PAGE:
Fraser Forum

Independent schools fill gaps in Ontario

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Often opponents of independent schooling—education which exists outside of public government-run schools—invoke caricatures of private schools catering to the ultra-rich. The reality, however, is that independent schools in Ontario provide parents and students with a tremendous variety of school cultures and pedagogies that is difficult for the public sector to match.

A recent Fraser Institute study based on provincial ministry data of every independent school in Canada found that, rather than conforming to the dominant stereotype of the traditional private school, independent schools come in a wide variety of types and serve a remarkable range of educational preferences.

In 2013-14, Ontario was home to 954 independent schools serving 117,000 K-12 students, which represents 5.5 per cent of all school enrolment in the province.

The study found that Ontario independent schools are not exclusively urban, with 24.2 per cent located in rural settings and 10.2 per cent located in small and medium-sized population centres.

More remarkably, the study found that despite the prevailing myth of elitism, less than four per cent of independent schools in Ontario could be considered to conform to the “elite” stereotype of private schools. The other 96 per cent comprise a wide variety of school types including many with specialty emphases.

For example, almost half of all independent schools in Ontario (47.9 per cent) have a religious orientation. Of the 457 religiously-oriented independent schools in the province, almost three quarters (71.1 per cent) are Christian (non-Catholic) schools. Another 15.1 per cent are Islamic and 9.6 per cent are Jewish.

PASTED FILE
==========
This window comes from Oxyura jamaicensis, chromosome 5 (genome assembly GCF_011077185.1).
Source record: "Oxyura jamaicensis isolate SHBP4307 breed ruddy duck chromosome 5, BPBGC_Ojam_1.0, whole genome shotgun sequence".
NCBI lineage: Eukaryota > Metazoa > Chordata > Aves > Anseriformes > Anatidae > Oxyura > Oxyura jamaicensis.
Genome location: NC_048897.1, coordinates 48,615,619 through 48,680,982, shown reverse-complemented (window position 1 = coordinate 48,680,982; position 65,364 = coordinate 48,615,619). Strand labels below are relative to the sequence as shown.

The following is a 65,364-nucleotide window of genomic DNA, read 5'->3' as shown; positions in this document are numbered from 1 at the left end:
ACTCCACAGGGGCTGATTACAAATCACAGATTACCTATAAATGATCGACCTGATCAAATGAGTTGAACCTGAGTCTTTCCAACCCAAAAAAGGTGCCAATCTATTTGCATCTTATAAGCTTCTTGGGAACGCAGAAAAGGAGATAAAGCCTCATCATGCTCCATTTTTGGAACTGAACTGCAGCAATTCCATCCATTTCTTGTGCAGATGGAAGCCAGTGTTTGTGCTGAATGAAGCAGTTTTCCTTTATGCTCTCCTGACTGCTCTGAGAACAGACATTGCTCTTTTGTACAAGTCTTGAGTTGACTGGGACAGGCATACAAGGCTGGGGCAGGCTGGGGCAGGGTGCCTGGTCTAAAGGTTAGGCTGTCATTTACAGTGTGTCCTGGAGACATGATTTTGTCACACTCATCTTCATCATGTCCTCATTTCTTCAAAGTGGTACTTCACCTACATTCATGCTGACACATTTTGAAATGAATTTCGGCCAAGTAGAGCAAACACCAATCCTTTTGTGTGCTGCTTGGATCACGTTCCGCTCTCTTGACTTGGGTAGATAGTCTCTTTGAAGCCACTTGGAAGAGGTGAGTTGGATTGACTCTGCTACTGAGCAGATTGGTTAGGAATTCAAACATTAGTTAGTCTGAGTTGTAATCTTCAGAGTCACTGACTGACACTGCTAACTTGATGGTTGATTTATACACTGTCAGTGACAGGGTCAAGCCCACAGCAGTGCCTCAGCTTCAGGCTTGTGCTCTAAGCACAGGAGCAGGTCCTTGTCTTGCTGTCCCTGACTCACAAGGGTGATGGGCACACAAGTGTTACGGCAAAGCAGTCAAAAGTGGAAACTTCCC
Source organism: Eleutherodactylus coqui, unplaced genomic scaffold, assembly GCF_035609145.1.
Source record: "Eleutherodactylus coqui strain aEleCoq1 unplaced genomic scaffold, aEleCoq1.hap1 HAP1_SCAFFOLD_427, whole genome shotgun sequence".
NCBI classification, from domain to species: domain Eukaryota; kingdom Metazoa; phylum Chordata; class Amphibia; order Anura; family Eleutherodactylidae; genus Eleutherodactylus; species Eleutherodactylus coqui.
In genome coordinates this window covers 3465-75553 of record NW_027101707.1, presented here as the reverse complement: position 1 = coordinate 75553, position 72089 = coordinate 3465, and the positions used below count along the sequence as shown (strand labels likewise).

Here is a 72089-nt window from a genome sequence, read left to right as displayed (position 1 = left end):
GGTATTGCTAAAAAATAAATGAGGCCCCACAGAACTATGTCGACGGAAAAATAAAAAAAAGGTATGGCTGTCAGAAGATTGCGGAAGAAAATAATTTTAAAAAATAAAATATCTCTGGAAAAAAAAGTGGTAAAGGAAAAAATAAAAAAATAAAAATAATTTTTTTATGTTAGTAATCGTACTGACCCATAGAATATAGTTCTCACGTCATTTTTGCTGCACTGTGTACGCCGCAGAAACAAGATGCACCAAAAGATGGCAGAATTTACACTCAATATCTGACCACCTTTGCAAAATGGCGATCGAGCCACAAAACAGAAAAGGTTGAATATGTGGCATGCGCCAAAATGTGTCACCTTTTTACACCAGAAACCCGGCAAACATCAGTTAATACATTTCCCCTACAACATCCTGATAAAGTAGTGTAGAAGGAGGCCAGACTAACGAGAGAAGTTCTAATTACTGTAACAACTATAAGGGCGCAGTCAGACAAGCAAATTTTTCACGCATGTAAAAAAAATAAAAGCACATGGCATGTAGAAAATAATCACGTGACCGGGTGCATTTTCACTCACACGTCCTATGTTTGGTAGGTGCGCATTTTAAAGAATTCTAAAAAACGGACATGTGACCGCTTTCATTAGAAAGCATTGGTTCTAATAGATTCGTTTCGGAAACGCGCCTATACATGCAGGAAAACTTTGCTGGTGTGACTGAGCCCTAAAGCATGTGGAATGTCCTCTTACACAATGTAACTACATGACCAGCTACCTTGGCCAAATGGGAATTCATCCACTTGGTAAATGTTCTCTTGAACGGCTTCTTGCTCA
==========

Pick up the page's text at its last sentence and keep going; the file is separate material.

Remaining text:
Surprisingly, 15 of the religiously-oriented independent schools are Catholic despite Ontario’s fully-funded, government-run, public Catholic schools.

Among all independent schools in Ontario, 33.1 per cent are “specialty schools,” which offer a wide variety of programs or approaches to teaching largely unavailable in government-run schools. For example, they focus entire programs on certain subject areas such as the arts, athletics, language or STEM (science/technology/engineering/math). Others, such as Montessori or Waldorf schools, offer distinct approaches to teaching and learning, or exclusively serve students with special needs.

Clearly the composition of independent schools in Ontario is diverse and serves a great variety of religious and pedagogical approaches not available in the government system. One of every 18 students in the province attend independent schools where parents find the education they prefer for their children, even though the provincial government in Ontario provides no funding or support for these schools. It’s time Ontarians get to know the reality of the “other 96 per cent” of independent schools that don’t conform to the “elitist” stereotype.

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